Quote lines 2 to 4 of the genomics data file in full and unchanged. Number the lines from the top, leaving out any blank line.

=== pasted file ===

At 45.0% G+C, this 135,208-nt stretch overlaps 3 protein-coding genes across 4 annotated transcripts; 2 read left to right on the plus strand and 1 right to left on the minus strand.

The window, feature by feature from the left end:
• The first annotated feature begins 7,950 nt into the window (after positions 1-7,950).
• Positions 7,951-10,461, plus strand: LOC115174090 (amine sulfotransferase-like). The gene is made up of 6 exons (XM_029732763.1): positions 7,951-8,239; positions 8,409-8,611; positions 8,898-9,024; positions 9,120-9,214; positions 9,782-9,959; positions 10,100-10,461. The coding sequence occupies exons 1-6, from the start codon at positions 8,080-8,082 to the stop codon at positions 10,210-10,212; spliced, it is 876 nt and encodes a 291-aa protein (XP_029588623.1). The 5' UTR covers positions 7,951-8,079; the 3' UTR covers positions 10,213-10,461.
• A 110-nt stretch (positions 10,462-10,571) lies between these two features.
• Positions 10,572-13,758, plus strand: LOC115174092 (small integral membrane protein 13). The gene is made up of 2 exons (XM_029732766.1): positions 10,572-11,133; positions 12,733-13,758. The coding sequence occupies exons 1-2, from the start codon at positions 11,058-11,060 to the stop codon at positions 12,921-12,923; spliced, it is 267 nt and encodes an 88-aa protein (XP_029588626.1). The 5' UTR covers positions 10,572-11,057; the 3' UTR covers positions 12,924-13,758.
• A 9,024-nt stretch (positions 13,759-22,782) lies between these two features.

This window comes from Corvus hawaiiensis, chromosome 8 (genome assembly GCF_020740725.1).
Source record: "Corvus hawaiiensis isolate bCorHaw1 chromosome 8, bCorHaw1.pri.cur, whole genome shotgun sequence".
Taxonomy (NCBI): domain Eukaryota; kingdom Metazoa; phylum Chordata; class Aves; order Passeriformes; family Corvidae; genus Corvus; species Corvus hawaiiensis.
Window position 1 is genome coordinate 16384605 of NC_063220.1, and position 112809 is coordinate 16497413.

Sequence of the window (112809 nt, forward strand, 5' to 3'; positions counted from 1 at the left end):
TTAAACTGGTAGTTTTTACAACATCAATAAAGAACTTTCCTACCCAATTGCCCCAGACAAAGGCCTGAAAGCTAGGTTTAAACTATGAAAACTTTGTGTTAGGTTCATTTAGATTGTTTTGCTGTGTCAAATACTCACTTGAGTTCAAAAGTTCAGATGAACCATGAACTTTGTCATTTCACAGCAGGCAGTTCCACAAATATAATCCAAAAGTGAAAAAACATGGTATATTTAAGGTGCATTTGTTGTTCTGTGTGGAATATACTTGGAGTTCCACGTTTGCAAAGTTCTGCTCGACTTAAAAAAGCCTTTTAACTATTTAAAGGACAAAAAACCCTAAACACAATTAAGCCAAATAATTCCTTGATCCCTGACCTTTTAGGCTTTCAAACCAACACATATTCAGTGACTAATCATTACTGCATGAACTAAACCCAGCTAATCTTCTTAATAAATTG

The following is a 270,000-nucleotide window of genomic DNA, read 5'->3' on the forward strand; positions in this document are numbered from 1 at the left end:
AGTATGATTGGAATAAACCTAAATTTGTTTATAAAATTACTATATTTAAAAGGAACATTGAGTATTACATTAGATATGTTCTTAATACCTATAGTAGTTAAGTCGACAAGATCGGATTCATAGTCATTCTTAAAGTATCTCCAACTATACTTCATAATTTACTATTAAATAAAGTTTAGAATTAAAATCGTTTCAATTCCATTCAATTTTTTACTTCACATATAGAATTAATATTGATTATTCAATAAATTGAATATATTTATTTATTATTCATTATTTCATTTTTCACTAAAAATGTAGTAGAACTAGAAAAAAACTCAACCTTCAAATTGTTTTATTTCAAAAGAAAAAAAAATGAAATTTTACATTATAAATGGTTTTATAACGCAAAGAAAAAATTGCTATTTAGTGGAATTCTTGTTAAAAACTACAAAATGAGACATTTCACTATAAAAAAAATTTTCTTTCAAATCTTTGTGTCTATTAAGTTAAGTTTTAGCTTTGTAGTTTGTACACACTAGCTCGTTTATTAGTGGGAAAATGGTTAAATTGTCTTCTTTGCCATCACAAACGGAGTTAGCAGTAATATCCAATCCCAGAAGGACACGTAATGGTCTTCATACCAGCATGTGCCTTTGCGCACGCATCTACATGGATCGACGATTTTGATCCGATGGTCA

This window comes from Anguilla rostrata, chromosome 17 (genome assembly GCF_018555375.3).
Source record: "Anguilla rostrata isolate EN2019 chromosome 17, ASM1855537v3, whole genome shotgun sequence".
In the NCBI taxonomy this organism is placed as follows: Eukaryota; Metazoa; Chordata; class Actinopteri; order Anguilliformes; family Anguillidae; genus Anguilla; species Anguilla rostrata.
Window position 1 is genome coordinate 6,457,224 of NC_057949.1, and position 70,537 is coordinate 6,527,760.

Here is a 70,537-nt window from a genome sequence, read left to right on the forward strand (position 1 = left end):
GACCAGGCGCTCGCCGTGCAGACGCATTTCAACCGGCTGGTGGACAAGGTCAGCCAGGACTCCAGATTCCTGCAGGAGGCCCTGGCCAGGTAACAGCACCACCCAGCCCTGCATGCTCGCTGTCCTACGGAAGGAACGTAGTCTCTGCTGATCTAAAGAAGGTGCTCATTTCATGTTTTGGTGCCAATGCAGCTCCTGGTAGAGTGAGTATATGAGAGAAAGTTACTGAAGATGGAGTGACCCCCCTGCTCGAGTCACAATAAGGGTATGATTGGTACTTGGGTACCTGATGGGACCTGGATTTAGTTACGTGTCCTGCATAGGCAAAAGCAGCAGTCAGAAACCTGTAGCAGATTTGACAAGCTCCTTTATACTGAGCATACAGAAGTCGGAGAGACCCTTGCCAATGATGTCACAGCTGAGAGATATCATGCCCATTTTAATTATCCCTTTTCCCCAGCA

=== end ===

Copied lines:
The window, feature by feature from the left end:
• The first annotated feature begins 7,950 nt into the window (after positions 1-7,950).
• Positions 7,951-10,461, plus strand: LOC115174090 (amine sulfotransferase-like). The gene is made up of 6 exons (XM_029732763.1): positions 7,951-8,239; positions 8,409-8,611; positions 8,898-9,024; positions 9,120-9,214; positions 9,782-9,959; positions 10,100-10,461. The coding sequence occupies exons 1-6, from the start codon at positions 8,080-8,082 to the stop codon at positions 10,210-10,212; spliced, it is 876 nt and encodes a 291-aa protein (XP_029588623.1). The 5' UTR covers positions 7,951-8,079; the 3' UTR covers positions 10,213-10,461.